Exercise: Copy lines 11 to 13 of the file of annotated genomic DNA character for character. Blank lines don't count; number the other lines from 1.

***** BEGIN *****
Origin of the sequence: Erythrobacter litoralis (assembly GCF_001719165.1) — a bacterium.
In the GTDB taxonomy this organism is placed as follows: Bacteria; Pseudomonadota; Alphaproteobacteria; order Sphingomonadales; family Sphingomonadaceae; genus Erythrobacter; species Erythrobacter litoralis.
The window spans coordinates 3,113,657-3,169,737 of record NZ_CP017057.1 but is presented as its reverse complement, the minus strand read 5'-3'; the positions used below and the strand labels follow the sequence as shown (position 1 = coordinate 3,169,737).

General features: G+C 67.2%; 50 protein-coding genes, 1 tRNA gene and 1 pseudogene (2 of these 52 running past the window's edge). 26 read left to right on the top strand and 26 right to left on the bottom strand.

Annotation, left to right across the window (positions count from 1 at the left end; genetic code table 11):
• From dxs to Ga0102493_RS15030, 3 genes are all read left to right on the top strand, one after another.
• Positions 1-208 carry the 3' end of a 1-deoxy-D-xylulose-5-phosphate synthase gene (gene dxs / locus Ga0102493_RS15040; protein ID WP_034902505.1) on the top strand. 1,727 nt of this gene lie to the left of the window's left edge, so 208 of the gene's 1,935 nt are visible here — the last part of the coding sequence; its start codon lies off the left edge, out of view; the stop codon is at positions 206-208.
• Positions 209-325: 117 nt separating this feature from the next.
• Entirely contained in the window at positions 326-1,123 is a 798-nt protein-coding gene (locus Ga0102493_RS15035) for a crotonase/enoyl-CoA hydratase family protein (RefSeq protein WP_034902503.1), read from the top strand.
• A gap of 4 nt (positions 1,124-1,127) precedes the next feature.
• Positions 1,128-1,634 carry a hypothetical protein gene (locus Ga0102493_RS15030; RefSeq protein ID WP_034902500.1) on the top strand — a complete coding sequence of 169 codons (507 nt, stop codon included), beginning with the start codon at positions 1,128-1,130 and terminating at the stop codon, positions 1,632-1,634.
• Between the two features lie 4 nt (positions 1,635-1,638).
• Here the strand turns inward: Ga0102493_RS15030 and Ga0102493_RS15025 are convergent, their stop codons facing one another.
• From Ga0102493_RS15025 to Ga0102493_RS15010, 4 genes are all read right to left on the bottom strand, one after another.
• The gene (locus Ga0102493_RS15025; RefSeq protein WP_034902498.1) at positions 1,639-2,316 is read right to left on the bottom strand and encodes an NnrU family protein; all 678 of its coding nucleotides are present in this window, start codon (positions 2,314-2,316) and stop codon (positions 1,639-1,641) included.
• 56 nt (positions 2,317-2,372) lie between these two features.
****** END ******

• Positions 1,128-1,634 carry a hypothetical protein gene (locus Ga0102493_RS15030; RefSeq protein ID WP_034902500.1) on the top strand — a complete coding sequence of 169 codons (507 nt, stop codon included), beginning with the start codon at positions 1,128-1,130 and terminating at the stop codon, positions 1,632-1,634.
• Between the two features lie 4 nt (positions 1,635-1,638).
• Here the strand turns inward: Ga0102493_RS15030 and Ga0102493_RS15025 are convergent, their stop codons facing one another.